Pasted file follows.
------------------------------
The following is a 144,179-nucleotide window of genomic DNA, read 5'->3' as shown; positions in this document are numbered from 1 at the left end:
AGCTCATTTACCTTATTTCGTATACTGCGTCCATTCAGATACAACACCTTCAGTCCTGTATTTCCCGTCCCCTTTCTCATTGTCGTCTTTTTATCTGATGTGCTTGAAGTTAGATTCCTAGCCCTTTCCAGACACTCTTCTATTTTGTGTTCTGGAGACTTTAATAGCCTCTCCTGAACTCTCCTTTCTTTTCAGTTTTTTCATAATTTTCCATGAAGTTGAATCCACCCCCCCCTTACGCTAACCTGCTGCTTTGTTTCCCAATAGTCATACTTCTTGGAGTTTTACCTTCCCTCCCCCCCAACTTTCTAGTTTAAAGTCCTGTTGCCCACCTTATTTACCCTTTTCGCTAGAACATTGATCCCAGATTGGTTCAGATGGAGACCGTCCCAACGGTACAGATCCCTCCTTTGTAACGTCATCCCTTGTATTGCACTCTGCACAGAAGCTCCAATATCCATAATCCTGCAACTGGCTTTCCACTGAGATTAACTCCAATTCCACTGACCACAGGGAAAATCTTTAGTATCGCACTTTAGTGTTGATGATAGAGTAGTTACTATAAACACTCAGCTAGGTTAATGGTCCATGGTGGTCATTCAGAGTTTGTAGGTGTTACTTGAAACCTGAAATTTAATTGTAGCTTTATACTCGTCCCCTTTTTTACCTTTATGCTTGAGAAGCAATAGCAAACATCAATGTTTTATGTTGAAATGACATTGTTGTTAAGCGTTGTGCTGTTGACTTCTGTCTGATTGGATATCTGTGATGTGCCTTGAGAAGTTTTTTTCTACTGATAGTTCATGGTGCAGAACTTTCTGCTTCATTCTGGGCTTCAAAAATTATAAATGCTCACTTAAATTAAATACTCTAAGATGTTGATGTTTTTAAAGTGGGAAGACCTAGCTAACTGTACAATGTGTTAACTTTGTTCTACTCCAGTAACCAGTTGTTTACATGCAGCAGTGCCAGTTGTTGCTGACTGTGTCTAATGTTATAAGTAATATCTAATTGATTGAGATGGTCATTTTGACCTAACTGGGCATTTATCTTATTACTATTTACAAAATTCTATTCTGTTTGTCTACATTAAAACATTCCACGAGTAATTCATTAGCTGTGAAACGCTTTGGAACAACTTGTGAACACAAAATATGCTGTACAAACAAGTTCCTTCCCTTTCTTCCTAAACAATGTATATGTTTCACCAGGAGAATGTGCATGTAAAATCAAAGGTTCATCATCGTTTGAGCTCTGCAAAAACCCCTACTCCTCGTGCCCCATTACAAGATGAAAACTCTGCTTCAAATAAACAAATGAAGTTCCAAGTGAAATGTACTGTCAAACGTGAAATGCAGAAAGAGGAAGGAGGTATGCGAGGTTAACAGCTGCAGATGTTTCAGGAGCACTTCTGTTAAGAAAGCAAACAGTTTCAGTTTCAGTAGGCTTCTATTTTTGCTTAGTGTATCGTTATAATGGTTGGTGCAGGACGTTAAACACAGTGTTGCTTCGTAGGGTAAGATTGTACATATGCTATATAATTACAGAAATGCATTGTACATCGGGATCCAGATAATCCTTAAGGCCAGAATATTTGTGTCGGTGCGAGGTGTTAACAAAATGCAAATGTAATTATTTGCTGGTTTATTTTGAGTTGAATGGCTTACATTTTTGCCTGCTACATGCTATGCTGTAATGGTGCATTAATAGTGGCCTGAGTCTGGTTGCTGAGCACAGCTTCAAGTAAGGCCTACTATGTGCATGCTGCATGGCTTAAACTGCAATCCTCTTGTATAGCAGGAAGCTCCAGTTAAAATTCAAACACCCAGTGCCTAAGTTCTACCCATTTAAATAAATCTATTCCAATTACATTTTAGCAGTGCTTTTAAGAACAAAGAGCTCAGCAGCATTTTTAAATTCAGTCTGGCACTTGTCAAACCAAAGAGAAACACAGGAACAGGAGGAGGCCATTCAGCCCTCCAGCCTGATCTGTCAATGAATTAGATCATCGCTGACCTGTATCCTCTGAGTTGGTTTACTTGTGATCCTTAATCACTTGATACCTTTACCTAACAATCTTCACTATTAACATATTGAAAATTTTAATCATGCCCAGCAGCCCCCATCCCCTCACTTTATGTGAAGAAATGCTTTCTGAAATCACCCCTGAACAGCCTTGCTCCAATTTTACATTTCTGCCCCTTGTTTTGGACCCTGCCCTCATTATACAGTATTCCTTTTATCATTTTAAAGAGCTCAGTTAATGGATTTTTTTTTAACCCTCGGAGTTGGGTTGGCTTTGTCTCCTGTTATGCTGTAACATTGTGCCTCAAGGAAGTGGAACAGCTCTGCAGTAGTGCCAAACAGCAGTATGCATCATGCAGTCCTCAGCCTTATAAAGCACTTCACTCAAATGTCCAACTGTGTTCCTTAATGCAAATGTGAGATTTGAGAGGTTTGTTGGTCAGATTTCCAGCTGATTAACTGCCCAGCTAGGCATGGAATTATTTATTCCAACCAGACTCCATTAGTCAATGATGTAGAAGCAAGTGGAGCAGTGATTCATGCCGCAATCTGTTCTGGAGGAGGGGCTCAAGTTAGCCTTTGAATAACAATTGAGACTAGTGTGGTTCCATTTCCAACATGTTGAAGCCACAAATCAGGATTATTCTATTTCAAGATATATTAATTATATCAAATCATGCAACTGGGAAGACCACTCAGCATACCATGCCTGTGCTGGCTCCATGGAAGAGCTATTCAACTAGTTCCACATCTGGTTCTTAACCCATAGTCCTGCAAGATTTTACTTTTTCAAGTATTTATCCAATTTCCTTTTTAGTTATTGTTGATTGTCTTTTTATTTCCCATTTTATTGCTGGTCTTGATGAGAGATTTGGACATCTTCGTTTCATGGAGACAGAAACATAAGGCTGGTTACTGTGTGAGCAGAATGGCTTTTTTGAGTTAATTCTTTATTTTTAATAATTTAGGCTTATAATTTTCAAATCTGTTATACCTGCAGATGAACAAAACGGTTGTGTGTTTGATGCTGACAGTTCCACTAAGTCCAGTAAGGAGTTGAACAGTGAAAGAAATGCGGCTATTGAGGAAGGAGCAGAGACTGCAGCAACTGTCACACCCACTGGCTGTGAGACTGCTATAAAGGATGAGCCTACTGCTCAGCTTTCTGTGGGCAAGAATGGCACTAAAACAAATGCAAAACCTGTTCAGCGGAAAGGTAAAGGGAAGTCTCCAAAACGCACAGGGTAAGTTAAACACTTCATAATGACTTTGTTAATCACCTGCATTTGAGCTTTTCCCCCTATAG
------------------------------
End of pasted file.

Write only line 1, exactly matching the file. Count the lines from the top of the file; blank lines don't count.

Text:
The following is a 144,179-nucleotide window of genomic DNA, read 5'->3' as shown; positions in this document are numbered from 1 at the left end: